Natural gas hydrates (NGHs) are of interest both as a prospective energy resource and for possible technological applications. C-13 NMR technology is a powerful tool to characterize NGHs, and in this work, the trends and origins of C-13 NMR chemical shifts of hydrocarbon molecules in NGHs from quantum-chemical first-principles calculations on solid state phases are presented. The chemical shift is found to decrease as the size of the water cavities increases for single occupancy NGHs, and to increase as the amount of CH4 increases for the multioccupancy cases. In most cases, the chemical shift of NGHs monotonically increases as the external pressure increases. Furthermore, the chemical shift can be mainly attributed to the host-guest interaction together with a small contributions from water molecules for tight environments and mainly depends on host-guest interaction for loose environments. The theoretical results provide useful information for identification of the types of clathrate phases and guest molecules included in NGH samples taken from natural sites.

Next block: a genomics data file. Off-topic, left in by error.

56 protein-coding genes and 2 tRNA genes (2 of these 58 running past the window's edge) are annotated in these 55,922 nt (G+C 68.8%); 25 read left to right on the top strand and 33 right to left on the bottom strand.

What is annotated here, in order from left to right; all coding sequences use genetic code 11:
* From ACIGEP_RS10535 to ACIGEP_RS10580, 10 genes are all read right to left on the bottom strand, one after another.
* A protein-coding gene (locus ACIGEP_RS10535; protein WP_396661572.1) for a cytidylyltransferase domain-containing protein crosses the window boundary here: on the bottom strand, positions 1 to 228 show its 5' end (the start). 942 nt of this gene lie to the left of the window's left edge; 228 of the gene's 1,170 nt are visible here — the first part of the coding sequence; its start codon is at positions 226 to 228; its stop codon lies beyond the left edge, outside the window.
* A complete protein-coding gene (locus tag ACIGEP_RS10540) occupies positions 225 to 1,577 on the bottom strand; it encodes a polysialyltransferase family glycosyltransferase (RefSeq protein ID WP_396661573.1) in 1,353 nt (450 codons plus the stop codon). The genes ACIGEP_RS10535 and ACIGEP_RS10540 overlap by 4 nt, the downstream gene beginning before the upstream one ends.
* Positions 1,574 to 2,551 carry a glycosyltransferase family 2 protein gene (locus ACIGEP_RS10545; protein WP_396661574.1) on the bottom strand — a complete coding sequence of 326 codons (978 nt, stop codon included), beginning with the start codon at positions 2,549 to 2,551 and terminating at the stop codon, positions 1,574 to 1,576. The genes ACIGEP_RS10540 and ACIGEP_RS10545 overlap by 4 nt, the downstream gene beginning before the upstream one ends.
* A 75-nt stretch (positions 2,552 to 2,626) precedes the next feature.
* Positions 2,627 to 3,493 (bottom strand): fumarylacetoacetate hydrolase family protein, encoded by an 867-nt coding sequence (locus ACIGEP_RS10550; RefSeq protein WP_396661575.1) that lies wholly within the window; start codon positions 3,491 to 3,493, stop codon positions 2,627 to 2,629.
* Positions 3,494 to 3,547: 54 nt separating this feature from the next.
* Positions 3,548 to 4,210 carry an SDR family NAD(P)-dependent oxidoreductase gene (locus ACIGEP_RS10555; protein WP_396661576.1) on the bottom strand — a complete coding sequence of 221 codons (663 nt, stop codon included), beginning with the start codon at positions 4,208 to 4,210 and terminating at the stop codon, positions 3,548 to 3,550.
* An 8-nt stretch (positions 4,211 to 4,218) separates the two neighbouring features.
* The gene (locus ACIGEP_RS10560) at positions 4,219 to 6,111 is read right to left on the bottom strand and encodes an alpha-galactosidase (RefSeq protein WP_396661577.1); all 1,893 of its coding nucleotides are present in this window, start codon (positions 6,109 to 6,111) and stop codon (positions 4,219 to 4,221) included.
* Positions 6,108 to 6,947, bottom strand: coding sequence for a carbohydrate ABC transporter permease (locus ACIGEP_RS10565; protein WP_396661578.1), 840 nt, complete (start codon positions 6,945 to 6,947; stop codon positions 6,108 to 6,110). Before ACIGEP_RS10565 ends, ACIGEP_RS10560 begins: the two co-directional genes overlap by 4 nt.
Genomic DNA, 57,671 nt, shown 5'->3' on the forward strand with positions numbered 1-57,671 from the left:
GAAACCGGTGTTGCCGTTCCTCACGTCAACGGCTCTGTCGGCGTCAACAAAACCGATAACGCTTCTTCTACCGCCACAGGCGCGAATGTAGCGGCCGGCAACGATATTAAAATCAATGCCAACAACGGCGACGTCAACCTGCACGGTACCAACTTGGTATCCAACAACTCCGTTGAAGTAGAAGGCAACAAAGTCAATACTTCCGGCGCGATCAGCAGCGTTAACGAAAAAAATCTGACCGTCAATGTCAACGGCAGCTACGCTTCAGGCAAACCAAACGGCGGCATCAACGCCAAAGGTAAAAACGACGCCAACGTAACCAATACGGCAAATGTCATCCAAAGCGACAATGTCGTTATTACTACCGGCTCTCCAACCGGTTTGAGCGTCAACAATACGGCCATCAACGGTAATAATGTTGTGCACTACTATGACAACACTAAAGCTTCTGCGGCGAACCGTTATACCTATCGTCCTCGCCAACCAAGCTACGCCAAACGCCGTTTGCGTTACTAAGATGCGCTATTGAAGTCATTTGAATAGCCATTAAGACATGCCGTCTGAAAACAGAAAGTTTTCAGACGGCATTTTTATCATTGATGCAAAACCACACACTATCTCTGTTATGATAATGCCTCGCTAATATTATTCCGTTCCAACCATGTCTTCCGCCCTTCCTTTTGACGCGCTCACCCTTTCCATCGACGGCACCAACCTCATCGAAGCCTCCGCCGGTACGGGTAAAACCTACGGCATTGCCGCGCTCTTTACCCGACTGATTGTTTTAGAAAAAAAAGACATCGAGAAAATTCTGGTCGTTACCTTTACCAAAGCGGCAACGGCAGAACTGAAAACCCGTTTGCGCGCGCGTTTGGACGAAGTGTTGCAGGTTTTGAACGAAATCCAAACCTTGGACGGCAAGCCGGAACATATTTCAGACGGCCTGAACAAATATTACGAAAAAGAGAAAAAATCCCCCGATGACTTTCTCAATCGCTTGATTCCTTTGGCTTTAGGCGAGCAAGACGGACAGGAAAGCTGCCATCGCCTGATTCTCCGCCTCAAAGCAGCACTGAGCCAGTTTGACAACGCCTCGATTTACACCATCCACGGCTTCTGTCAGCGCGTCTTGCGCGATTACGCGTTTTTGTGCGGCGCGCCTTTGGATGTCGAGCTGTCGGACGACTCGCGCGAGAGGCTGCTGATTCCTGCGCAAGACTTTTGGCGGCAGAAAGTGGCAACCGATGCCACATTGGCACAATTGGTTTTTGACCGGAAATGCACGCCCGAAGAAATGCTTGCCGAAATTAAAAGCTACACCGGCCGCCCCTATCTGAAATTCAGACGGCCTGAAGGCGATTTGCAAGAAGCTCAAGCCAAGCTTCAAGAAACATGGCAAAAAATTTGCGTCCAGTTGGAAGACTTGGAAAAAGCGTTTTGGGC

Funding Agencies|Swedish Research Council (VR); Swedish Supercomputer Center (SNIC/NSC); China Scholarship Council